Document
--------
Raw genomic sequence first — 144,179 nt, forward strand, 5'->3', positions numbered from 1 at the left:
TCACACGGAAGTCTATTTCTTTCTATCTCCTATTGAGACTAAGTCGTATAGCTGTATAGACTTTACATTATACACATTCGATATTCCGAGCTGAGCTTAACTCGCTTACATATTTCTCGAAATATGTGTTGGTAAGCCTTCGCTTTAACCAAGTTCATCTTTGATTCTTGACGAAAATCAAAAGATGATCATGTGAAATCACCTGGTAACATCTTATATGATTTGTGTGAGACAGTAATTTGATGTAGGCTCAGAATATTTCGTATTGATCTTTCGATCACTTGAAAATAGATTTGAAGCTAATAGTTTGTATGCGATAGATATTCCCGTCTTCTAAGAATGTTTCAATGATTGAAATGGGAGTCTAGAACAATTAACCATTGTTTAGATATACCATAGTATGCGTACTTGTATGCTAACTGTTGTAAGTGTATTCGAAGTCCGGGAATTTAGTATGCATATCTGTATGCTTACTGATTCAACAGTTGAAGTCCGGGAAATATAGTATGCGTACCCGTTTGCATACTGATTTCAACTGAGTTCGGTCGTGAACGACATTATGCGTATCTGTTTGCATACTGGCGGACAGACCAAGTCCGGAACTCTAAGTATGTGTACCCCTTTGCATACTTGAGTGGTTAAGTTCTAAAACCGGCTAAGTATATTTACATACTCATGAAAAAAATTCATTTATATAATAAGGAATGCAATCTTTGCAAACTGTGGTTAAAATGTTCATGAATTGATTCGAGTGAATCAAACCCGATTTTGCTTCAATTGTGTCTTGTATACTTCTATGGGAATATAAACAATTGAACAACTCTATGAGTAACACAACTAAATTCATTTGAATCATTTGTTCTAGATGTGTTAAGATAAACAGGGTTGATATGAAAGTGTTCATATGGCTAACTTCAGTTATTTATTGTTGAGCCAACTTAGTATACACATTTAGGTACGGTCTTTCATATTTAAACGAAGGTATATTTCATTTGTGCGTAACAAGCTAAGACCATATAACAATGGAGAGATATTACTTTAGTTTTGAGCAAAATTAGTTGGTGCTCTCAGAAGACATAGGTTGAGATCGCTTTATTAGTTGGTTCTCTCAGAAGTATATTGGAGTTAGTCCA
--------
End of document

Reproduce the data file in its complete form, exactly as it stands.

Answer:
Raw genomic sequence first — 144,179 nt, forward strand, 5'->3', positions numbered from 1 at the left:
TCACACGGAAGTCTATTTCTTTCTATCTCCTATTGAGACTAAGTCGTATAGCTGTATAGACTTTACATTATACACATTCGATATTCCGAGCTGAGCTTAACTCGCTTACATATTTCTCGAAATATGTGTTGGTAAGCCTTCGCTTTAACCAAGTTCATCTTTGATTCTTGACGAAAATCAAAAGATGATCATGTGAAATCACCTGGTAACATCTTATATGATTTGTGTGAGACAGTAATTTGATGTAGGCTCAGAATATTTCGTATTGATCTTTCGATCACTTGAAAATAGATTTGAAGCTAATAGTTTGTATGCGATAGATATTCCCGTCTTCTAAGAATGTTTCAATGATTGAAATGGGAGTCTAGAACAATTAACCATTGTTTAGATATACCATAGTATGCGTACTTGTATGCTAACTGTTGTAAGTGTATTCGAAGTCCGGGAATTTAGTATGCATATCTGTATGCTTACTGATTCAACAGTTGAAGTCCGGGAAATATAGTATGCGTACCCGTTTGCATACTGATTTCAACTGAGTTCGGTCGTGAACGACATTATGCGTATCTGTTTGCATACTGGCGGACAGACCAAGTCCGGAACTCTAAGTATGTGTACCCCTTTGCATACTTGAGTGGTTAAGTTCTAAAACCGGCTAAGTATATTTACATACTCATGAAAAAAATTCATTTATATAATAAGGAATGCAATCTTTGCAAACTGTGGTTAAAATGTTCATGAATTGATTCGAGTGAATCAAACCCGATTTTGCTTCAATTGTGTCTTGTATACTTCTATGGGAATATAAACAATTGAACAACTCTATGAGTAACACAACTAAATTCATTTGAATCATTTGTTCTAGATGTGTTAAGATAAACAGGGTTGATATGAAAGTGTTCATATGGCTAACTTCAGTTATTTATTGTTGAGCCAACTTAGTATACACATTTAGGTACGGTCTTTCATATTTAAACGAAGGTATATTTCATTTGTGCGTAACAAGCTAAGACCATATAACAATGGAGAGATATTACTTTAGTTTTGAGCAAAATTAGTTGGTGCTCTCAGAAGACATAGGTTGAGATCGCTTTATTAGTTGGTTCTCTCAGAAGTATATTGGAGTTAGTCCA